Unlike Cannes, Berlin and Venice, TIFF does not have an official competition, but there’s a passel of sponsored prizes given out, the most significant being those for best Canadian feature and feature debut, and the audience award for most popular feature. You’ll notice I’m leaving out the sponsors’ names. By now we’re all very bored with sponsors’ names, which are repeated liturgically at the start of every public screening. TIFF should try to convince the corporate angels that having the festival saturated with their logos and trailers is ample enough exposure, and that the screenings would gain a touch of class benefiting all concerned, if they were introduced without the long list of corporate names. As in Cannes. But any one at TIFF would probably tell you that this is no time to jeopardize sponsorship, given that the organization that still needs another $50 million to build its new HQ, the Bell Lightbox theatre. Oops, I broke my no sponsor name rule.
Even though I’ve worn my eyeballs to the bone trying to see every film I’ve been warned not to miss during the past 10 days, I somehow managed to miss all but two of the award-winning features. The two I did see, Hunger and Disgrace, which sound like a desperate double bill, respectively won the Discovery award and one of two FIPRESCI critics’ prizes—the one for Special Presentations not released by major distributors (which is how jury president Jonathan Rosenbaum described its parameters)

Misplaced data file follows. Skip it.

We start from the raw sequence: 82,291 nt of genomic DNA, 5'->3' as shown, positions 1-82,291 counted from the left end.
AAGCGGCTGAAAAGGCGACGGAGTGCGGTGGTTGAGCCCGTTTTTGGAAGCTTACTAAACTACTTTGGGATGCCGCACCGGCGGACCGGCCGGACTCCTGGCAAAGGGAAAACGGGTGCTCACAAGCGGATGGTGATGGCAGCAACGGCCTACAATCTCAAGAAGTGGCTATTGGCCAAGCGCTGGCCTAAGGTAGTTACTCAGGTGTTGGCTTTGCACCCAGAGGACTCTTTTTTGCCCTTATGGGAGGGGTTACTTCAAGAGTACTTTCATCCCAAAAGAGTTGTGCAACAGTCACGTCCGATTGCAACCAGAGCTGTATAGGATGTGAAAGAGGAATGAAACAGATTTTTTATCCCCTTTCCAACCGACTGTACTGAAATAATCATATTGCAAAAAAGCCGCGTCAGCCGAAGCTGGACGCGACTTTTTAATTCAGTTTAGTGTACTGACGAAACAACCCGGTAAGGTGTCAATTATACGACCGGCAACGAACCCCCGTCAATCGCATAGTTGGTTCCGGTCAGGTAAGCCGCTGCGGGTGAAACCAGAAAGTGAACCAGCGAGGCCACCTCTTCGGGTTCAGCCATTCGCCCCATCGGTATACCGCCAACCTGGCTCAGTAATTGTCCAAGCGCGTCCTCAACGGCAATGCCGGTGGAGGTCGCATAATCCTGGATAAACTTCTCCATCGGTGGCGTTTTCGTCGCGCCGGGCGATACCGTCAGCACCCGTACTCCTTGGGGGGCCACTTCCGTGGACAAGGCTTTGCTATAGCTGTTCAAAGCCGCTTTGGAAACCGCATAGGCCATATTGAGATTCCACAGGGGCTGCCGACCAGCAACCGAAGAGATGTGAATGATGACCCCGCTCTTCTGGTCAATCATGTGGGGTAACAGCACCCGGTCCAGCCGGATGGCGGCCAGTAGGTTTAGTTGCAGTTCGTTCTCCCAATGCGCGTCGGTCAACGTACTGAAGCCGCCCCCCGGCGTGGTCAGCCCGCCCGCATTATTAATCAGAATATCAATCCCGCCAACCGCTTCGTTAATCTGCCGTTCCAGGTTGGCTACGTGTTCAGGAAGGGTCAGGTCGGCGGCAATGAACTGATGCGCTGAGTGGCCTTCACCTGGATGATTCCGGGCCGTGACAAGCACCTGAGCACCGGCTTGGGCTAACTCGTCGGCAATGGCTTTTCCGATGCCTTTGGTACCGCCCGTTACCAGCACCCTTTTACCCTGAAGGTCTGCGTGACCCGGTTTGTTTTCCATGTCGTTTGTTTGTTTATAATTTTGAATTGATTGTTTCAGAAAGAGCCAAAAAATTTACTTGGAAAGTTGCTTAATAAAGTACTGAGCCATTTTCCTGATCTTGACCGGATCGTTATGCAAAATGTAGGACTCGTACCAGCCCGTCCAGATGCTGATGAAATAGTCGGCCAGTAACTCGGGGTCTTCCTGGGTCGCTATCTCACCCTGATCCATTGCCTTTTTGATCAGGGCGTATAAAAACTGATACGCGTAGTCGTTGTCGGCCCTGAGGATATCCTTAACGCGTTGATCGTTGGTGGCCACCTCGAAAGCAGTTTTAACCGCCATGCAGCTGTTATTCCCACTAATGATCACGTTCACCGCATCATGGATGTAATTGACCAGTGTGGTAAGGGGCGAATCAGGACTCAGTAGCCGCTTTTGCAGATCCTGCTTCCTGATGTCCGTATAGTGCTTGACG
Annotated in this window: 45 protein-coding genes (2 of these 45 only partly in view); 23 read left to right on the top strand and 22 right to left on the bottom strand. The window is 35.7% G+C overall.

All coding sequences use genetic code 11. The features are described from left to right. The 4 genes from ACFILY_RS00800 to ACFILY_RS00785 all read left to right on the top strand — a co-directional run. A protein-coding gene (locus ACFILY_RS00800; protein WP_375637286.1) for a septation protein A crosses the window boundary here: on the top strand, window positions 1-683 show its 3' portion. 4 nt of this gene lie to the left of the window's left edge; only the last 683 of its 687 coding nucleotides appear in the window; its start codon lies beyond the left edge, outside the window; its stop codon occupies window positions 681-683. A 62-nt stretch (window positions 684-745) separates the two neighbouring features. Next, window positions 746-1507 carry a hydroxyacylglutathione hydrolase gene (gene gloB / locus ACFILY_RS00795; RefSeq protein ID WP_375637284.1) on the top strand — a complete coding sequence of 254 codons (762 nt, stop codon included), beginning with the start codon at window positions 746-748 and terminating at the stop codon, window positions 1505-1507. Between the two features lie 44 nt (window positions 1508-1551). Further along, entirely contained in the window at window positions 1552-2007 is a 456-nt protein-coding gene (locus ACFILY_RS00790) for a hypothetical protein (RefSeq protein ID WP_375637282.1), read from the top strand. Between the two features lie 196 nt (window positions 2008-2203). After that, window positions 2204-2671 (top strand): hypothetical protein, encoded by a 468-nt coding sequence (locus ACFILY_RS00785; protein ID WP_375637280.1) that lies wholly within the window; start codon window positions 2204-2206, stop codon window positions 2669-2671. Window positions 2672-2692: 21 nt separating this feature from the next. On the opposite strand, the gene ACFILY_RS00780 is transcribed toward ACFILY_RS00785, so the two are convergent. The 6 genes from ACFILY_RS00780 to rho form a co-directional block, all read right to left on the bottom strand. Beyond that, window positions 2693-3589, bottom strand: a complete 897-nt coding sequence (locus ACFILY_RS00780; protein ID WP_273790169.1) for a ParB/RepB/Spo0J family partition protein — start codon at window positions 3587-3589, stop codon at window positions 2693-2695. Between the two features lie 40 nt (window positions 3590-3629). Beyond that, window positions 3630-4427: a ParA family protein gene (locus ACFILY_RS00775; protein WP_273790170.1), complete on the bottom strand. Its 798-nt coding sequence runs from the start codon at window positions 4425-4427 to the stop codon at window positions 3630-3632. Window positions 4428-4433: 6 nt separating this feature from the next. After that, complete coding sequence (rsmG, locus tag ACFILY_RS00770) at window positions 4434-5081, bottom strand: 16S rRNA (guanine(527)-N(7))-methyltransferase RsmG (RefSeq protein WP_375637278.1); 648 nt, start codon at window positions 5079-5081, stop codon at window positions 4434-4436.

As the advance buzz predicted, the People’s Choice Award went to Danny Boyle’s Slumdog Millionaire, whose lovely star, Freida Pinto, was on hand to pick it up at today’s awards brunch, shown here in the first of my series of bad point-and-shoot snapshots from the event.
The $15,000 prize for best Canadian first feature went to Marie-Hélène Cousineau and Madeline Piujuq Ivalu’s Before Tomorrow, a drama about a strong Inuit woman and her beloved grandson, who become trapped on a remote island.
The $30,000 prize for best Canadian feature went to Rodrigue Jean’s Lost Song. about a mother of a new-born who goes to a remote summer cottage and tumbles into a spiral of depression. And what could be more Canadian than that? The jury called it “profound, masterful and devastatingly sad.” That choice seemed to surprise everyone. The most buzzed contender was Phillipe Falardeau’s C’est pas moi, je le jure!
The jury, which included actress-director Sarah Polley, also gave special citations to Lyne Charlebois’s feature debut, Borderline and Atom Egoyan’s Adoration
For more details on these and other awards, go to the TIFF ’08 awards announcement.
I’m about to head off to the closing night’s pre-gala reception, then to finally see Slumdog Millionaire, which is screening at the Elgin tonight, with the public invited on a first-come, first-serve basis. But stay tuned, I’ve got my own TIFF awards to give out before I wrap.